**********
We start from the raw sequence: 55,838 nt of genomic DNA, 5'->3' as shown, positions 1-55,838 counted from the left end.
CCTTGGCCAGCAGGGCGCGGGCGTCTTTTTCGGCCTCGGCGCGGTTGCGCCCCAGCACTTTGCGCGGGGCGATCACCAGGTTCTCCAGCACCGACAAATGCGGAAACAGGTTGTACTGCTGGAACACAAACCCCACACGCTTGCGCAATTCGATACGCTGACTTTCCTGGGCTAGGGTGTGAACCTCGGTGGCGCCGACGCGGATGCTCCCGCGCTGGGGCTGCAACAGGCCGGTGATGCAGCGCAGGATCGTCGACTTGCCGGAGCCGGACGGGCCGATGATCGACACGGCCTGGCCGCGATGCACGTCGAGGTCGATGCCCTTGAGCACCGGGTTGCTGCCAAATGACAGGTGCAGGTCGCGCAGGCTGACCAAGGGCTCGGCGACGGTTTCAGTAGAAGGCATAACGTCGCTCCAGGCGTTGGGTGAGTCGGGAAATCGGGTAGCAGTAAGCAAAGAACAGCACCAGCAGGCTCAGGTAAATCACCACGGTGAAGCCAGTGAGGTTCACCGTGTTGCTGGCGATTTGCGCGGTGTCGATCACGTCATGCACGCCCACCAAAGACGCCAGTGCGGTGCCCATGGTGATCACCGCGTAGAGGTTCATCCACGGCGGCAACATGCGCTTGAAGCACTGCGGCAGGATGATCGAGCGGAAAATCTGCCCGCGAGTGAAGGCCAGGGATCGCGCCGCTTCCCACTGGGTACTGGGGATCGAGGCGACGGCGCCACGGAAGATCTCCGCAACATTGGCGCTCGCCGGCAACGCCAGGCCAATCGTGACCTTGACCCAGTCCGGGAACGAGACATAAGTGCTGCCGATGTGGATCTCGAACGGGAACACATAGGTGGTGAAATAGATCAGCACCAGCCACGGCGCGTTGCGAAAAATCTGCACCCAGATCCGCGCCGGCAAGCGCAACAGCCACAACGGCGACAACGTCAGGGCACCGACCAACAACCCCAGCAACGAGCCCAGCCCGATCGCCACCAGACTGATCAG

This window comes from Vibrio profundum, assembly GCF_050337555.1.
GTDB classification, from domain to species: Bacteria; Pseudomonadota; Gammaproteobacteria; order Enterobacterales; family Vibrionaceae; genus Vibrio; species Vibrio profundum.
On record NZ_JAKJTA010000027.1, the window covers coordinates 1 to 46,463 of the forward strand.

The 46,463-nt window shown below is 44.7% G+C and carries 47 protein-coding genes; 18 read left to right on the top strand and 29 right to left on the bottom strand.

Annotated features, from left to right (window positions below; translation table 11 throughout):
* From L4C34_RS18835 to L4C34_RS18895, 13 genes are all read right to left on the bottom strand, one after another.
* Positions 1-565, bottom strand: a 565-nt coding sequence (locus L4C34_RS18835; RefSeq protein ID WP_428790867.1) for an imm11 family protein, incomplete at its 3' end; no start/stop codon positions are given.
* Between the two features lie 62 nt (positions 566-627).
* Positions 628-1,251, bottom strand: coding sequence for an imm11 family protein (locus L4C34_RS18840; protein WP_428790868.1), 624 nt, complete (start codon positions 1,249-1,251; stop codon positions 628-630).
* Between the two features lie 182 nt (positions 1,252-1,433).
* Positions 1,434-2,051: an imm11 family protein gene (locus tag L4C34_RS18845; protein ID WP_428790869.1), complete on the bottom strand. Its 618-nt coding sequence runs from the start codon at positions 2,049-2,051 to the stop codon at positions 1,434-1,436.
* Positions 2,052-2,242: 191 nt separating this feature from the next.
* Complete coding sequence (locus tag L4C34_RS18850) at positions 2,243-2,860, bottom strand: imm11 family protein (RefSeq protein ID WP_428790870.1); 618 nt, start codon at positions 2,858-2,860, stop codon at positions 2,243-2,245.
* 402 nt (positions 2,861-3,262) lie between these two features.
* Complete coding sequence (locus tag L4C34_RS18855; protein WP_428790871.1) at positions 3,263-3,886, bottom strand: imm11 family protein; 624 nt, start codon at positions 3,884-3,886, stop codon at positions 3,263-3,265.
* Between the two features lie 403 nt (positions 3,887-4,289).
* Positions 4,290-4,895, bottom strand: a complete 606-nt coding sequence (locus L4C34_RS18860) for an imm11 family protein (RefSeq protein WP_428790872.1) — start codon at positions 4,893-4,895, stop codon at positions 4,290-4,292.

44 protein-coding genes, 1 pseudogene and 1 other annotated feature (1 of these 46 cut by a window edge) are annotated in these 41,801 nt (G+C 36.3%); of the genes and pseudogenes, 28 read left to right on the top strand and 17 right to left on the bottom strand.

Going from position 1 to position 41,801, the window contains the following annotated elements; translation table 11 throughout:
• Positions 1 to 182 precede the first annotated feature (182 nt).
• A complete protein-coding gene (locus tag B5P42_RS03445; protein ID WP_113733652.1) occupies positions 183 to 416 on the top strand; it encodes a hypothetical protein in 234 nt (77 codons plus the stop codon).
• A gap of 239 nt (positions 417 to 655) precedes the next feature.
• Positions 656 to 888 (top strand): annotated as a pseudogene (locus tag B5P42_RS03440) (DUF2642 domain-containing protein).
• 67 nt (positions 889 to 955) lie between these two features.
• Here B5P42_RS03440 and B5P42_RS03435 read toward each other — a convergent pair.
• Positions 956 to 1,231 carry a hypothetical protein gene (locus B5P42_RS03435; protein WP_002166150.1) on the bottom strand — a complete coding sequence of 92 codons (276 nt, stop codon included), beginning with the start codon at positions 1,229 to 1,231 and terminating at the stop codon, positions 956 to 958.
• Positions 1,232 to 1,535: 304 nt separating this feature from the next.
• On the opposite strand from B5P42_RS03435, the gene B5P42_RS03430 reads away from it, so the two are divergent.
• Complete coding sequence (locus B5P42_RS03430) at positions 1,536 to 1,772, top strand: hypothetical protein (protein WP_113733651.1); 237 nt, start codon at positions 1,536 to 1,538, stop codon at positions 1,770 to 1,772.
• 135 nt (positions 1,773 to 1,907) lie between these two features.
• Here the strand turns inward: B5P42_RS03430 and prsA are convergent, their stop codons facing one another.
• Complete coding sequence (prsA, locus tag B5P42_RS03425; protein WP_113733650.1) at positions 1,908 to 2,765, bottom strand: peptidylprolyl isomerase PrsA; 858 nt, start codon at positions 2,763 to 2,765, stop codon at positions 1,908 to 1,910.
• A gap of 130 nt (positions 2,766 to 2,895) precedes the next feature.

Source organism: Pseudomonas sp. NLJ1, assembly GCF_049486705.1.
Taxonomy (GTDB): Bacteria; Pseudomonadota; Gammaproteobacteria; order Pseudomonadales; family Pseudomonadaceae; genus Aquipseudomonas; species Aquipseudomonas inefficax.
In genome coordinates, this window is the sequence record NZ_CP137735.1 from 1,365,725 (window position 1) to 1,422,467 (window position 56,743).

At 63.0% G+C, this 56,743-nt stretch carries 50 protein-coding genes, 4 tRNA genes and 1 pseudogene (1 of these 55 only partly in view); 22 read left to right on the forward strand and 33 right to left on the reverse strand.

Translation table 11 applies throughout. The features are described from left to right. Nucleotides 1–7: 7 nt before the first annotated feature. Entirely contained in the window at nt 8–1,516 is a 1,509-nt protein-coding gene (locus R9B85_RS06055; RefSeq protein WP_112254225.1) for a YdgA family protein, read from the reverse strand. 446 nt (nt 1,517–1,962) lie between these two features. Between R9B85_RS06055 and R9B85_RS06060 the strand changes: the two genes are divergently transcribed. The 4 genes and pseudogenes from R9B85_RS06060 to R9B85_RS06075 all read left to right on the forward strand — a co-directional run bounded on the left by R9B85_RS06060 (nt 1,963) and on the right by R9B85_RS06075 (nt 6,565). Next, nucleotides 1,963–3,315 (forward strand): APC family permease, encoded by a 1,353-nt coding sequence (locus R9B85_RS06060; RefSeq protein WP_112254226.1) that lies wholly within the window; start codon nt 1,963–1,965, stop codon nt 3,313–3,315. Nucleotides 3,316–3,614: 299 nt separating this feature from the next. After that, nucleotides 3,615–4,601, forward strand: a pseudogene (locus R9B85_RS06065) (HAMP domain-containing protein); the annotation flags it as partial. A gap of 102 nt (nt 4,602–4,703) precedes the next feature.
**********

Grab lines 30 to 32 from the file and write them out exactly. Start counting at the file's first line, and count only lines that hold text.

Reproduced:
• On the opposite strand from B5P42_RS03435, the gene B5P42_RS03430 reads away from it, so the two are divergent.
• Complete coding sequence (locus B5P42_RS03430) at positions 1,536 to 1,772, top strand: hypothetical protein (protein WP_113733651.1); 237 nt, start codon at positions 1,536 to 1,538, stop codon at positions 1,770 to 1,772.
• 135 nt (positions 1,773 to 1,907) lie between these two features.